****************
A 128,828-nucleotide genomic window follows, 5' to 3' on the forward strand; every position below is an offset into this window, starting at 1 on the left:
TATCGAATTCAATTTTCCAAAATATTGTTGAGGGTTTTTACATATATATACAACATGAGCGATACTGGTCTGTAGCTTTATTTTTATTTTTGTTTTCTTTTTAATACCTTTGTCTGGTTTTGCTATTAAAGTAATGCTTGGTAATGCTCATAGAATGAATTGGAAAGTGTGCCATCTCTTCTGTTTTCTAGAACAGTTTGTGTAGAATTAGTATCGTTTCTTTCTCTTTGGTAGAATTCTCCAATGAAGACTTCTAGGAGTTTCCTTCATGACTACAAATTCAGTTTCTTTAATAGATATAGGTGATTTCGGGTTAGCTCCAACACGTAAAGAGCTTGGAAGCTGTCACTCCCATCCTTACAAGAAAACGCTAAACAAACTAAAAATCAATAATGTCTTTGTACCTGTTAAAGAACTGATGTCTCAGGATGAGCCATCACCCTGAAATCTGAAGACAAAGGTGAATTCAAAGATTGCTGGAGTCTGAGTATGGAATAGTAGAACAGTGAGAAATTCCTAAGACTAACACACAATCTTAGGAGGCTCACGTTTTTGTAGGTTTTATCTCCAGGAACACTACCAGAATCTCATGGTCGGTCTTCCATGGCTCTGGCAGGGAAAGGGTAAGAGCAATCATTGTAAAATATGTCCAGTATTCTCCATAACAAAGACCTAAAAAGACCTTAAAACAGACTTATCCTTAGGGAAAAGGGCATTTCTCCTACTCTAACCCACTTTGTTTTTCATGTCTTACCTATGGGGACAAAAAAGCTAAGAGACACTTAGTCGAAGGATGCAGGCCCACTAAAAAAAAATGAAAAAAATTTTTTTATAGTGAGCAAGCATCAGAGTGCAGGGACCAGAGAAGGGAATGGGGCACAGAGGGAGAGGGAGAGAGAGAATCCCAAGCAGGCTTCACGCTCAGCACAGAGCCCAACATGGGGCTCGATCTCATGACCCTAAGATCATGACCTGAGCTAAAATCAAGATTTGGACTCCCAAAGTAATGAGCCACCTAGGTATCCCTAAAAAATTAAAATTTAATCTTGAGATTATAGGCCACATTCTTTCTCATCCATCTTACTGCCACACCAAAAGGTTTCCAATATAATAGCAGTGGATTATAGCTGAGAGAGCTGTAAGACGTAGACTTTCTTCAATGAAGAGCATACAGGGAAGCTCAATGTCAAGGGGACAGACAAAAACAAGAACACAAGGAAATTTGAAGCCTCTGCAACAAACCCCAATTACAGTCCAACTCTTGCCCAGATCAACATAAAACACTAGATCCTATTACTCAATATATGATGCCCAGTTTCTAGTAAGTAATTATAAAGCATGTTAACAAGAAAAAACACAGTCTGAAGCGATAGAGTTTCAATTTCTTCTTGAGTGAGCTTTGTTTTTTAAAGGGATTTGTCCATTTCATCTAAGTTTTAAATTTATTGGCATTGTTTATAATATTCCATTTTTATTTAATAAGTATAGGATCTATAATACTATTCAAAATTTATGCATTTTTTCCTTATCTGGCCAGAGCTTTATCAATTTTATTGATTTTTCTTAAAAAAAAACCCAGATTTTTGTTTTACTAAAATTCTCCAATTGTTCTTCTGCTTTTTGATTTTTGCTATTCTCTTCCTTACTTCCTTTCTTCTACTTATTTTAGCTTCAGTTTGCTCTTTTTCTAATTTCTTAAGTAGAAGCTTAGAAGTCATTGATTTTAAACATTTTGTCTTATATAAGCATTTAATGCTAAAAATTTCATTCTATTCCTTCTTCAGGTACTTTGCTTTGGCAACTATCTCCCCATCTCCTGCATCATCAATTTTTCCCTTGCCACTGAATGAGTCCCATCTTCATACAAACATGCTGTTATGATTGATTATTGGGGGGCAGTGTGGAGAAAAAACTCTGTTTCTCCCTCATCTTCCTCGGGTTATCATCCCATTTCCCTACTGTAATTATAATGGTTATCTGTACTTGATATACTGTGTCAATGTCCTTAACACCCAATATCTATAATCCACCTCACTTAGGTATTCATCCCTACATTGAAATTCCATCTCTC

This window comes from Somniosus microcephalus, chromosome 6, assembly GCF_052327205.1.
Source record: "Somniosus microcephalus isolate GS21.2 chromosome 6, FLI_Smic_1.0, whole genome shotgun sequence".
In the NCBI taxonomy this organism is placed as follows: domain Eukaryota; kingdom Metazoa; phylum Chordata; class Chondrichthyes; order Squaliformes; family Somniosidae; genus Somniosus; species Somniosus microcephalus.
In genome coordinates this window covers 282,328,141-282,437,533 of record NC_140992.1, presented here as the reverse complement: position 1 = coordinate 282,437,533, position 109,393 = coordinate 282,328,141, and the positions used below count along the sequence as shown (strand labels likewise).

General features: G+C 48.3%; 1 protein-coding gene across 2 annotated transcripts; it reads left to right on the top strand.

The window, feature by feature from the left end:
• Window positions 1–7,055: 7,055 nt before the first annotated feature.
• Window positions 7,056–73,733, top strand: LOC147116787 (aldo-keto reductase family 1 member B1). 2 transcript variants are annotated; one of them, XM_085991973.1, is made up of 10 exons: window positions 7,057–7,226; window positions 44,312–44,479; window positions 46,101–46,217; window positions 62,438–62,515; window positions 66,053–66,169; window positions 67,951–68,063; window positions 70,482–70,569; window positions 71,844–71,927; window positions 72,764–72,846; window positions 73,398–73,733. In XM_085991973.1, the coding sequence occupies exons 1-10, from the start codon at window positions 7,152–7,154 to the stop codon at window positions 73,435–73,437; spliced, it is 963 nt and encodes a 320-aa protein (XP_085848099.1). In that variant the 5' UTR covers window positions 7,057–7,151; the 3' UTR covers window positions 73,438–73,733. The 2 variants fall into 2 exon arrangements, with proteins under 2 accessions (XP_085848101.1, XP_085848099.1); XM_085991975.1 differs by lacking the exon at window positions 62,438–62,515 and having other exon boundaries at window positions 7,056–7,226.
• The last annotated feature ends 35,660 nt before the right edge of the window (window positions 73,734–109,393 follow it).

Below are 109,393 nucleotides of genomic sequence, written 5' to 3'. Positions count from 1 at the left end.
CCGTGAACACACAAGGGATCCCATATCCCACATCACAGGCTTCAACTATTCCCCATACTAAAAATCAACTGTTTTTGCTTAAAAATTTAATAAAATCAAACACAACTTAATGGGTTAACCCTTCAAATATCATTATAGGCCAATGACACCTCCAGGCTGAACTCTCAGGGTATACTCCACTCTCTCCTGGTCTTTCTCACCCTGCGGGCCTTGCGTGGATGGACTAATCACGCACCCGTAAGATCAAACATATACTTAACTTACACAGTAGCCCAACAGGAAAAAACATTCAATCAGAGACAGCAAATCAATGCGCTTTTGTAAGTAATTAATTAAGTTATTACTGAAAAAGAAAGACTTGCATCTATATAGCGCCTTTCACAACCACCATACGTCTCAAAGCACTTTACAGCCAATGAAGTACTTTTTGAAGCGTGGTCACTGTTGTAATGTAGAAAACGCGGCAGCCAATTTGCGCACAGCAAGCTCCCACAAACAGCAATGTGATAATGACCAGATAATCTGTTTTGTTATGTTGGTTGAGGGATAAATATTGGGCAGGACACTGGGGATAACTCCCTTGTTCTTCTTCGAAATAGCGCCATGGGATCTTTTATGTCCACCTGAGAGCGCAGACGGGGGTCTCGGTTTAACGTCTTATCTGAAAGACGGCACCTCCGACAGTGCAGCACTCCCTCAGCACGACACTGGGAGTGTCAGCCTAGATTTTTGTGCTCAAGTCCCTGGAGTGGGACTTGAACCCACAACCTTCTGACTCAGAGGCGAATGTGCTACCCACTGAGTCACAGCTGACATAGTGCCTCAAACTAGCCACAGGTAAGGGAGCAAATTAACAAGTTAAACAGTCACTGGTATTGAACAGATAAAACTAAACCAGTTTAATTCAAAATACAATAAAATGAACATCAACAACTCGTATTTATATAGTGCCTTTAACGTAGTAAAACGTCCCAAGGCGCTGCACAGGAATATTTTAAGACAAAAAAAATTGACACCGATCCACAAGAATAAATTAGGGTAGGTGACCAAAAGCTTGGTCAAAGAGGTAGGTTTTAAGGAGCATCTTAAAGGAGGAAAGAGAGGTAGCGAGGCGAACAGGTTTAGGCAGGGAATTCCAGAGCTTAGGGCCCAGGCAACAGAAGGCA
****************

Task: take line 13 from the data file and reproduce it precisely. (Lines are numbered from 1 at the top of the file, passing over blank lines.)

CCGTGAACACACAAGGGATCCCATATCCCACATCACAGGCTTCAACTATTCCCCATACTAAAAATCAACTGTTTTTGCTTAAAAATTTAATAAAATCAAACACAACTTAATGGGTTAACCCTTCAAATATCATTATAGGCCAATGACACCTCCAGGCTGAACTCTCAGGGTATACTCCACTCTCTCCTGGTCTTTCTCACCCTGCGGGCCTTGCGTGGATGGACTAATCACGCACCCGTAAGATCAAACATATACTTAACTTACACAGTAGCCCAACAGGAAAAAACATTCAATCAGAGACAGCAAATCAATGCGCTTTTGTAAGTAATTAATTAAGTTATTACTGAAAAAGAAAGACTTGCATCTATATAGCGCCTTTCACAACCACCATACGTCTCAAAGCACTTTACAGCCAATGAAGTACTTTTTGAAGCGTGGTCACTGTTGTAATGTAGAAAACGCGGCAGCCAATTTGCGCACAGCAAGCTCCCACAAACAGCAATGTGATAATGACCAGATAATCTGTTTTGTTATGTTGGTTGAGGGATAAATATTGGGCAGGACACTGGGGATAACTCCCTTGTTCTTCTTCGAAATAGCGCCATGGGATCTTTTATGTCCACCTGAGAGCGCAGACGGGGGTCTCGGTTTAACGTCTTATCTGAAAGACGGCACCTCCGACAGTGCAGCACTCCCTCAGCACGACACTGGGAGTGTCAGCCTAGATTTTTGTGCTCAAGTCCCTGGAGTGGGACTTGAACCCACAACCTTCTGACTCAGAGGCGAATGTGCTACCCACTGAGTCACAGCTGACATAGTGCCTCAAACTAGCCACAGGTAAGGGAGCAAATTAACAAGTTAAACAGTCACTGGTATTGAACAGATAAAACTAAACCAGTTTAATTCAAAATACAATAAAATGAACATCAACAACTCGTATTTATATAGTGCCTTTAACGTAGTAAAACGTCCCAAGGCGCTGCACAGGAATATTTTAAGACAAAAAAAATTGACACCGATCCACAAGAATAAATTAGGGTAGGTGACCAAAAGCTTGGTCAAAGAGGTAGGTTTTAAGGAGCATCTTAAAGGAGGAAAGAGAGGTAGCGAGGCGAACAGGTTTAGGCAGGGAATTCCAGAGCTTAGGGCCCAGGCAACAGAAGGCA